Providing farmers access to an interest-bearing mobile savings accounts increased their mobile savings and likelihood of investing in fertilizer, likely because it focused farmers’’s limited attention on savings and investing in their plot.

Mobile savings: The researchers found that the savings group increased the amount farmers saved in their mobile money account by 32 percent in the first year relative to the comparison group’s average savings of MZN 87 (US$ 1.16). For farmers that solely received the savings group, instead of the savings bundled with the network group, their savings increased by 38 to 44 percent. These savings were in part due to increased transfers from people outside of the village network.

The network group, however, did not have a significant impact on savings. When their closest farming friends also received the mobile money and fertilizer package, farmers actually reduced their savings. This was especially the case for farmers that did not receive the interest-bearing mobile money savings account. This negative effect may have been because the mobile money account reduced the cost of transferring money to friends, thereby discouraging saving behavior.

Agricultural investment: The savings group also increased the likelihood of using fertilizer by 28 to 36 percentage points, a large increase from the 22 percent that used fertilizer in the comparison group. However, the savings group did not increase other agricultural investments that complement fertilizer use, such as improved seeds, hiring of farm workers, or use of irrigation pumps. The fact that the mobile money interest was paid in fertilizer may help explain this increase. The researchers hypothesize that the accumulated interest paid as fertilizer right after the harvest (when farmers have the most financial resources available) may have served as a reminder to focus farmers’ limited attention to save some of their harvest profits to invest in fertilizer for next year’s crop. This also suggests that limited attention to saving, rather than financial constraints due to lack of alternative ways to save, was the main barrier to investment in agricultural technology in this context.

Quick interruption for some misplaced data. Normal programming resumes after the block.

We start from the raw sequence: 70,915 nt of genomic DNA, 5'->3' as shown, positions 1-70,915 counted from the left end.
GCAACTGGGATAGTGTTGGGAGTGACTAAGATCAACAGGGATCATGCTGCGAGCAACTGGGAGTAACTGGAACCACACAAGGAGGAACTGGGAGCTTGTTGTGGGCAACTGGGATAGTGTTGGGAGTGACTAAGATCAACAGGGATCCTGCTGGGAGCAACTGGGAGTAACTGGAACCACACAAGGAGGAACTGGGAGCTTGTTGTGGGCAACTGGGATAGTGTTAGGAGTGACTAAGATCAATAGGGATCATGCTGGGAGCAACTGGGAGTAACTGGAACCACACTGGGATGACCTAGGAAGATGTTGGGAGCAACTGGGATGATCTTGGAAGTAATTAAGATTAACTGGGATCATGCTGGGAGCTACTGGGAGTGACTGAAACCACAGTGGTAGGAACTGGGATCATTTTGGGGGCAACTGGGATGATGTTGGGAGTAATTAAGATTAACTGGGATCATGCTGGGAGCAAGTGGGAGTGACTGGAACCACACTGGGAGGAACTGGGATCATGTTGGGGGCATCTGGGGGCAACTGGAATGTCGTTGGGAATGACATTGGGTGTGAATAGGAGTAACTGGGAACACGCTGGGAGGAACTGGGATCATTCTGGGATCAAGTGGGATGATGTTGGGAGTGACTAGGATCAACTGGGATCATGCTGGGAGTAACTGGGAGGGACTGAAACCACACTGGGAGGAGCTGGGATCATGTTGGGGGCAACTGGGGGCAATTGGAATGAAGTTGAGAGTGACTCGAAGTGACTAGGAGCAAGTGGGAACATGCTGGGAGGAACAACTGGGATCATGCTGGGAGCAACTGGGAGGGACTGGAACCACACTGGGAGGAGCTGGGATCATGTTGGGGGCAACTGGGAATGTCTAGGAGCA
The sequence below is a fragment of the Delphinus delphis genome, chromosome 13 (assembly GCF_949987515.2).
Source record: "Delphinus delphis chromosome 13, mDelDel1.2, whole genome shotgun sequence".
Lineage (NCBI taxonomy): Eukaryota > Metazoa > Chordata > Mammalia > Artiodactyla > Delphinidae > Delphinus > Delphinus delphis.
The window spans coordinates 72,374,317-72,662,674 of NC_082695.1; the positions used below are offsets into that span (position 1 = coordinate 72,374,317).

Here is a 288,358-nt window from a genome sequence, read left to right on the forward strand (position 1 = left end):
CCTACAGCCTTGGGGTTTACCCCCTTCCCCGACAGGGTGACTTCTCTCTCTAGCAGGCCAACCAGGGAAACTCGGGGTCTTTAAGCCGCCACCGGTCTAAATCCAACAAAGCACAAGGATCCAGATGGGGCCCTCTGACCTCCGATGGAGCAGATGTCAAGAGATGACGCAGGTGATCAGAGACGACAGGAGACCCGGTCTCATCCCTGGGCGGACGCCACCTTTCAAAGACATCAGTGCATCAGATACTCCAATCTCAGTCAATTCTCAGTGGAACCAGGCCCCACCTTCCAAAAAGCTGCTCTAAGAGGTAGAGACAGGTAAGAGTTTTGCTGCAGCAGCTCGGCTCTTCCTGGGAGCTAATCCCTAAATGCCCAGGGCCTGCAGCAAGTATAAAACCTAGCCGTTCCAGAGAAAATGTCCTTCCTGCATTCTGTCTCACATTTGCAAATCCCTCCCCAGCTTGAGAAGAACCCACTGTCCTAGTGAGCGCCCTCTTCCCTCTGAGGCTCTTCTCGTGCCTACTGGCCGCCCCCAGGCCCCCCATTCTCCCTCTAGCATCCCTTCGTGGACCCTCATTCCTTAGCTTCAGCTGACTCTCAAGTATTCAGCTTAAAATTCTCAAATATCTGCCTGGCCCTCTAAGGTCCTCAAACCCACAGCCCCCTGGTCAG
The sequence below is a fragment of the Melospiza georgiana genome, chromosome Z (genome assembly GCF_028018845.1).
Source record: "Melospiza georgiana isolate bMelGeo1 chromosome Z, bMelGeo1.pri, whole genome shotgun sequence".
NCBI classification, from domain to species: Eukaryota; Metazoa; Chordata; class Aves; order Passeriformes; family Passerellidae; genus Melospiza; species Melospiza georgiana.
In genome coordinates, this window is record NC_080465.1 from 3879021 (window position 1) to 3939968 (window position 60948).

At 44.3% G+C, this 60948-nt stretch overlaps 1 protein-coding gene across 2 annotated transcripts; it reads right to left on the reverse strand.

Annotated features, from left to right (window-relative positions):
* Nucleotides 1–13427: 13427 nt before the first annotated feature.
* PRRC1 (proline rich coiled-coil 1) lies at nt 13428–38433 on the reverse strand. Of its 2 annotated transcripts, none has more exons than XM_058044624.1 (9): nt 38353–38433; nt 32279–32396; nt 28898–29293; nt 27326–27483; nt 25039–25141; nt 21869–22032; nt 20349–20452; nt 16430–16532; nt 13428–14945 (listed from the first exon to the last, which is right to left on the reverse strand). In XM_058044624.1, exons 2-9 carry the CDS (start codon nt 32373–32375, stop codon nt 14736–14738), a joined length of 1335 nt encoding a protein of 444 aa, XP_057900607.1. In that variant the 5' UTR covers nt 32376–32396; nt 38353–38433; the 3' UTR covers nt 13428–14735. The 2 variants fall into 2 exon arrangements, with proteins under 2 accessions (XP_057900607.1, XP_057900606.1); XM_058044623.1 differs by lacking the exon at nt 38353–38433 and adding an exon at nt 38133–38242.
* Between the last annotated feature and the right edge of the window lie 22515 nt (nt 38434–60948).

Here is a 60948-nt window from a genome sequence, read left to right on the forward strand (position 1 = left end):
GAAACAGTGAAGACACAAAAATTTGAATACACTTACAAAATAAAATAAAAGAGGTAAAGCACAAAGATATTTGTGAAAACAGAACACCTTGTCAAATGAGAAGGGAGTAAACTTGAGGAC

Household spending: The savings account increased spending on less frequent items and overall spending, and to a lesser extent day-to-day spending. Farmers likely used increased savings to buy non-frequent goods and services such as agricultural inputs.

Overall, this research shows that mobile money can be used as a platform to incentivize adoption of modern agricultural technologies such as fertilizer, when it is adequately tailored.